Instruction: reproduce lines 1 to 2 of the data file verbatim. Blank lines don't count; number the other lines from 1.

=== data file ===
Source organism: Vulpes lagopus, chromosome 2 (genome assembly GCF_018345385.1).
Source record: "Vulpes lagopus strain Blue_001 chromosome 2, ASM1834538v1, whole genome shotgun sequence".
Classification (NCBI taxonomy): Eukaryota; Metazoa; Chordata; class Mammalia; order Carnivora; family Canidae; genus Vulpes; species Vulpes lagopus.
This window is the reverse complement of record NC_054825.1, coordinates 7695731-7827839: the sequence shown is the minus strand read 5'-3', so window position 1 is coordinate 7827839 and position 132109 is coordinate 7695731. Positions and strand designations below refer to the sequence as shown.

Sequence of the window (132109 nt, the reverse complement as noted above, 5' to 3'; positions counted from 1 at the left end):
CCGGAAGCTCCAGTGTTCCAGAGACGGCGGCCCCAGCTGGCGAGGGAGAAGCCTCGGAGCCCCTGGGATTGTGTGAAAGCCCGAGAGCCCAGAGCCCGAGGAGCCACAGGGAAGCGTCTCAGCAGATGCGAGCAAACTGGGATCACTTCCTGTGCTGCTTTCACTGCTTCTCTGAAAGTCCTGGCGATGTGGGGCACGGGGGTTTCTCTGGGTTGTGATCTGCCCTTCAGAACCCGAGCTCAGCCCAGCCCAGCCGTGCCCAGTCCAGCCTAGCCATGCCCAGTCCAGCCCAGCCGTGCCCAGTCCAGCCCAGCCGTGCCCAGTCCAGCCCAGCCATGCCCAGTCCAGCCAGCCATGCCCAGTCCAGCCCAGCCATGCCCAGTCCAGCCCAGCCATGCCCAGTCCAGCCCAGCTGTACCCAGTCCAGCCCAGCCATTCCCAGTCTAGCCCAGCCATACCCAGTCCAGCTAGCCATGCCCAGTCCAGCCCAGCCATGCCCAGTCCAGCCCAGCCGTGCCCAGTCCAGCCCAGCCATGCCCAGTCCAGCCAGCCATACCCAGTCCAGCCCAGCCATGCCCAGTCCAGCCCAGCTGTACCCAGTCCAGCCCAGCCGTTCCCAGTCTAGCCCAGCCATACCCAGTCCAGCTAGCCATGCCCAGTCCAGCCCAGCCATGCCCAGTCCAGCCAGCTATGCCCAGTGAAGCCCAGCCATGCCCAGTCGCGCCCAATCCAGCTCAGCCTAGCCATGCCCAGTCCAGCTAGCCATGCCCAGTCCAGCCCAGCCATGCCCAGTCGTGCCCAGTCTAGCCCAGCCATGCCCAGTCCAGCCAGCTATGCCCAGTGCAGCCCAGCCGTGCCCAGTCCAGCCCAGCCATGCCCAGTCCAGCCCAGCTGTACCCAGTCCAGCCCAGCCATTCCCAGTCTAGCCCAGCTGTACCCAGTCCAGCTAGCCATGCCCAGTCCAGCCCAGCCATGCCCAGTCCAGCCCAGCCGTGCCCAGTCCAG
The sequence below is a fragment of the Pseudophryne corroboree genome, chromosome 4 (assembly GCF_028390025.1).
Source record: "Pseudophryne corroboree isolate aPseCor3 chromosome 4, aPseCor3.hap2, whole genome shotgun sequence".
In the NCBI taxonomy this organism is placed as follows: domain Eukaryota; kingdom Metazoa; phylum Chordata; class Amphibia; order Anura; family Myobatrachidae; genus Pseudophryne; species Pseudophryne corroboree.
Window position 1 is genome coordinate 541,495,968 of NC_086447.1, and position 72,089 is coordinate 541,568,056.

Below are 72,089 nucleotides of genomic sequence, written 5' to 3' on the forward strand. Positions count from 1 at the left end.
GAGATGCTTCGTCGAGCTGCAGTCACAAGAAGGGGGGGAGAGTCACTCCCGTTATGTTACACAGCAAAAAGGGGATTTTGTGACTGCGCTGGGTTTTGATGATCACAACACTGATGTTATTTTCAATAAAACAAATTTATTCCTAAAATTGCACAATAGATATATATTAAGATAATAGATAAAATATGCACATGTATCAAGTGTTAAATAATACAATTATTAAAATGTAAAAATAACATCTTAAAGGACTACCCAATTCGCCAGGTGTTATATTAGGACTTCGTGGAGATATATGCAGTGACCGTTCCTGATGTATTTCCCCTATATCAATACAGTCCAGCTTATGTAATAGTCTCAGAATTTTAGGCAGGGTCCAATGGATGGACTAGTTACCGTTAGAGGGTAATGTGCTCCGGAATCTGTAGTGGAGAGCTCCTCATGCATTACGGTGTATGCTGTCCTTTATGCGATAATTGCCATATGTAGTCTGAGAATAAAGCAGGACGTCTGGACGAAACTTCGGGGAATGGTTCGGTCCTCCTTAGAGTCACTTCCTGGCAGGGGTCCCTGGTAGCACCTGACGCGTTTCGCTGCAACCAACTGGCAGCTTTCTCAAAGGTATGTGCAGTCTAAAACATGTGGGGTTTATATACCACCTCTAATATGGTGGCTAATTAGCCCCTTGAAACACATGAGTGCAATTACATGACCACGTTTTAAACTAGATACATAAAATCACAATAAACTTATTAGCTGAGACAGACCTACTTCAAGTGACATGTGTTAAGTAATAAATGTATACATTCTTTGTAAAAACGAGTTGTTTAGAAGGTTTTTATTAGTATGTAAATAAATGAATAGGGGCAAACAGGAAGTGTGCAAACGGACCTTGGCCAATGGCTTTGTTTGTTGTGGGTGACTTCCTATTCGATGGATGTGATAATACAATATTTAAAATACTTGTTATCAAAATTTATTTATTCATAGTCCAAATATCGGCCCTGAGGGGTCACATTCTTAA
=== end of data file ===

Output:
Source organism: Vulpes lagopus, chromosome 2 (genome assembly GCF_018345385.1).
Source record: "Vulpes lagopus strain Blue_001 chromosome 2, ASM1834538v1, whole genome shotgun sequence".